Sarepta rushes for GenEdit's polymer nanoparticles in $57M gene editing delivery partnership

Sarepta Therapeutics will pay GenEdit up to $57 million in the near-term for access to the Eli Lilly-backed biotech's non-viral delivery platform for gene editing therapies. 

The gene therapy maker will combine its gene editing technology with GenEdit's so-called NanoGalaxy platform to target up to four neuromuscular indications selected by Sarepta, the companies said Tuesday. 

The tie-up comes after a bout of bad news for Sarepta, which dumped a gene therapy for a neurodegenerative disorder in partnership with Lysogene a few weeks ago. Sarepta's shares also dropped about 15% when the biopharma said last month it was planning to ask the FDA to approve its fourth Duchenne muscular dystrophy treatment as soon as next year. 

Now, Sarepta is attempting to add to its gene editing pipeline through the collaboration with GenEdit. The biotech was cofounded by CEO Kunwoo Lee, Ph.D., who worked on CRISPR-Cas9-based research in DMD with CRISPR pioneer Jennifer Doudna while he was at the University of California, Berkeley. 

RELATED: Sarepta, with pivotal data in sight, dumps Lysogene gene therapy

GenEdit's nonviral polymer nanoparticles are meant to stave off safety concerns while delivering gene editing therapeutics to specific tissues with functional activity maintained after repeat dosing.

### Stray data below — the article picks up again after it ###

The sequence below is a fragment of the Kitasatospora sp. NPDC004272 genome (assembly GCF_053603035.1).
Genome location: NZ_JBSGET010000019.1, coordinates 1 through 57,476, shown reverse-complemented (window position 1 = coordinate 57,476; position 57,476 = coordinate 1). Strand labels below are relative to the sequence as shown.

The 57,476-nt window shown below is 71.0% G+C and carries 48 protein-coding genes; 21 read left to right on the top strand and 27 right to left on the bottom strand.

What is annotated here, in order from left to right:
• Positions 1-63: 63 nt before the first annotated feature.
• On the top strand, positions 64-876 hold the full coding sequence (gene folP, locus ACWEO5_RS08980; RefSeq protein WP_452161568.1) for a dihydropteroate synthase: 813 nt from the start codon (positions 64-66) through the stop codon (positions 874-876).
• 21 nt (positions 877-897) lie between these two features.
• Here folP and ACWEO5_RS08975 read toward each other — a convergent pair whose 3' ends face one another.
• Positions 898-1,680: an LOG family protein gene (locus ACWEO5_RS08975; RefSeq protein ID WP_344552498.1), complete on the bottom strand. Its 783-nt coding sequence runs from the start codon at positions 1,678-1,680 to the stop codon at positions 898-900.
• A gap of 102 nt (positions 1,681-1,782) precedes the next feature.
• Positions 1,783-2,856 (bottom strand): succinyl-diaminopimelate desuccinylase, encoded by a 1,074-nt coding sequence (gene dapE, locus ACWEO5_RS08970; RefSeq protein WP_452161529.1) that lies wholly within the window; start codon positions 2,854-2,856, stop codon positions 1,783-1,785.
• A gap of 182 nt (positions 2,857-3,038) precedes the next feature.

With an internal focus in neurology and immunology, the Sarepta collaboration in neuromuscular conditions is a "fantastic place to show how the platform works," Lee said in an interview. Lee characterized the joint work as "connecting the right payload to the delivery system." Sarepta gets exclusive option rights to license GenEdit's polymer nanoparticles in exchange for the initial payment and future undisclosed biobucks and tiered royalties. 

The GenEdit CEO declined to disclose when the programs will make it into human trials. The two companies initially teamed up in December 2020 and, through initial in vivo work, have shown that GenEdit's polymer nanoparticles are able to deliver genetic medicine cargos to specific tissue in muscles after IV administration. 

GenEdit and other biotechs are trying to improve on the more familiar gene therapy delivery method, known as adeno-associated virus, which has a few lingering safety concerns. The FDA considered some of these issues in a two-day advisory meeting last fall, focusing on approved gene therapies like Novartis' Zolgensma and Spark Therapeutics' Luxturna. 

Editor's note: This story was updated at 10:31 a.m. Eastern time to clarify the type of nanoparticles involved in the deal.